The Ultimate Guide for a Contingent Beneficiary

Contingent beneficiaries, remainder beneficiaries, remaindermen, and secondary beneficiaries have rights to estate or trust assets, but those rights are contingent upon the inability to distribute the assets to the primary beneficiary. Here’s a guide.

What is a contingent beneficiary?

A contingent beneficiary – sometimes called a remainder beneficiary, a remainderman, or a secondary beneficiary, is an individual or entity who is scheduled to receive an estate or trust distribution, after the death of the Trustor, but only if the primary beneficiary has passed away, or is unable or unwilling to accept the distribution.

For example, if a grandparent passes away and leaves their entire estate to their surviving child, but that child has also passed away, then that child’s child (the grandparent’s grandchild) would be the contingent beneficiary. This may be dictated by the will or trust, or simply by the state’s probate code and laws of intestate succession.

Is a secondary beneficiary the same as a contingent beneficiary?

Yes, for the most part. A secondary beneficiary is an individual named in a will or trust, who is earmarked to receive a distribution if the primary beneficiary is not able to accept the distribution. In some colloquial conversations, the “secondary” beneficiary may refer to a secondary beneficiary whose name is in the will or trust, while the “contingent” beneficiary is the individual next in line to receive the distribution due to intestate succession laws, even though they aren’t specifically named in the trust.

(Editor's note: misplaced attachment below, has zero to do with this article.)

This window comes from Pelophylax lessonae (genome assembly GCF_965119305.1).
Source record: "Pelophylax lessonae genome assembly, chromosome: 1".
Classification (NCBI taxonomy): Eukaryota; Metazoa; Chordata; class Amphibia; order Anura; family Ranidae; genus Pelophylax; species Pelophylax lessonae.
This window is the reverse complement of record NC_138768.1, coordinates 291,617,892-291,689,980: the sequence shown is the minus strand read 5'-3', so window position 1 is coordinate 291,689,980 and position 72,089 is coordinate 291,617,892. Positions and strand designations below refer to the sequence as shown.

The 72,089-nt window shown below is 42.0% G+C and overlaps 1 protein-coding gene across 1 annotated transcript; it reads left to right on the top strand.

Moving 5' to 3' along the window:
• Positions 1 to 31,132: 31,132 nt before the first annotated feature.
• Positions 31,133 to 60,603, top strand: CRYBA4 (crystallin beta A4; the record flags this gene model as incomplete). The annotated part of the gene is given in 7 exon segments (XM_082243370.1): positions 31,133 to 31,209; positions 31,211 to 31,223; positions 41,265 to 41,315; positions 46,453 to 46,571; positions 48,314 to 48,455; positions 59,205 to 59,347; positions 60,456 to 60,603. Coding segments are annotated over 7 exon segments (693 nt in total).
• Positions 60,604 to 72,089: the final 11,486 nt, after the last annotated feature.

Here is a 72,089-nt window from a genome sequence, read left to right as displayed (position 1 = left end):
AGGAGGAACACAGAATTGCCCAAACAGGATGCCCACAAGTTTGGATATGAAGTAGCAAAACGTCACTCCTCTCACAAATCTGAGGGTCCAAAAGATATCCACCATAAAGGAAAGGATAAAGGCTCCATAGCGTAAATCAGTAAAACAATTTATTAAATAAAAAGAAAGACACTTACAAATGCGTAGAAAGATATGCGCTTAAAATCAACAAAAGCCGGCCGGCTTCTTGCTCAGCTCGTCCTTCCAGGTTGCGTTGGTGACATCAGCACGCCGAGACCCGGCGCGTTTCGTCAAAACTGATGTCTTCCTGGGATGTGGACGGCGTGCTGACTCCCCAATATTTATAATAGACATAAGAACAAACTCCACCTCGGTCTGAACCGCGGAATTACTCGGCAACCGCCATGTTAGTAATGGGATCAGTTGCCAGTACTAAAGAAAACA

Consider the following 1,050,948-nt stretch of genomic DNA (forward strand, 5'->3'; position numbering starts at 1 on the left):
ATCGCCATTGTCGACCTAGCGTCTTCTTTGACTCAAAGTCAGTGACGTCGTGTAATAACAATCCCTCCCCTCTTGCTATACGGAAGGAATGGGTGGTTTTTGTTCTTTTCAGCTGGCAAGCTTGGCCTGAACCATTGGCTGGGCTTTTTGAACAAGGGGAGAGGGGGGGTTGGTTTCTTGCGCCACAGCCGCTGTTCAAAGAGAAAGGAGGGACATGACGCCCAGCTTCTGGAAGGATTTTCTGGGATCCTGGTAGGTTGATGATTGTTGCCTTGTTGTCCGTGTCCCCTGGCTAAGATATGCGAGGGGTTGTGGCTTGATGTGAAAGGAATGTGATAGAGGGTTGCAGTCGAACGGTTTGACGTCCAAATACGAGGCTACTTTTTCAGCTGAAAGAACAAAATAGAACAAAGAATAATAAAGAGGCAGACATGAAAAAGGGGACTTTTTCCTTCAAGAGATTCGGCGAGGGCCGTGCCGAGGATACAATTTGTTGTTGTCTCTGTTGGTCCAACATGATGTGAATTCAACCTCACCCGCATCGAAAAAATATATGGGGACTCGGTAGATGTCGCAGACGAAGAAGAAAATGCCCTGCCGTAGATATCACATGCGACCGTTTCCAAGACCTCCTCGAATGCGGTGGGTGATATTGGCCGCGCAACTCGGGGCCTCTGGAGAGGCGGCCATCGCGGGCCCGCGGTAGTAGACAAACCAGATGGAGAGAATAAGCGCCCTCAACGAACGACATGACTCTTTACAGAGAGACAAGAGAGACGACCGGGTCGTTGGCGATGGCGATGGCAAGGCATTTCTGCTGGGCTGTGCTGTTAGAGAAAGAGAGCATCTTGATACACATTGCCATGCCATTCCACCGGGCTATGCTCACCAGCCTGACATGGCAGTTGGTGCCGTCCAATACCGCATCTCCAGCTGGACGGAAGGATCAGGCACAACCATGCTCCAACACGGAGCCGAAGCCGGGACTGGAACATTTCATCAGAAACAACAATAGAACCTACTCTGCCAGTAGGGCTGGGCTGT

What is a primary beneficiary?

The primary beneficiary is the individual named in the last will and testament or trust and is first scheduled to receive a distribution. It can also be the first person to be entitled to receive an estate distribution under a state’s intestacy law. For example, when a spouse passes away, their surviving spouse is the primary beneficiary, as dictated per state probate code and intestacy law. Plus, they are frequently named in the will or trust to receive their rightful distribution.

What is an intended beneficiary?

An intended beneficiary is simply any of the persons named in a will or trust. For example, a family trust names the spouse and three children of the decedent the intended beneficiaries. The trust may also name secondary beneficiaries, if the spouse or any of the children also pass away.

Is a revocable beneficiary the same as contingent beneficiary?

No. A revocable beneficiary is an individual who is “not guaranteed” a trust distribution, meaning the Trustor can change their mind about giving them a distribution. Whereas, in an irrevocable trust, the individuals named in the trust are “guaranteed” their distributions pursuant to the trust. And the trust allocations and distributions cannot be changed. An exception to this general rule may exist where the trust has a power of appointment, allowing assets to be directed to someone other than the originally stated beneficiaries.

For example, a Trustor may name a caregiver as a revocable beneficiary. Why? Well, they may appreciate the caregiver’s time and efforts, but lack a solid relationship with the caregiver. As such, if the caregiver is discovered to be unreliable over time, then the Trustor may repeal the intended distribution to that caregiver.

What is a tertiary beneficiary?

Tertiary means “third”, so tertiary beneficiary refers to the beneficiary third in line to receive an inheritance or estate distribution, if the primary and secondary beneficiaries are unable to receive theirs.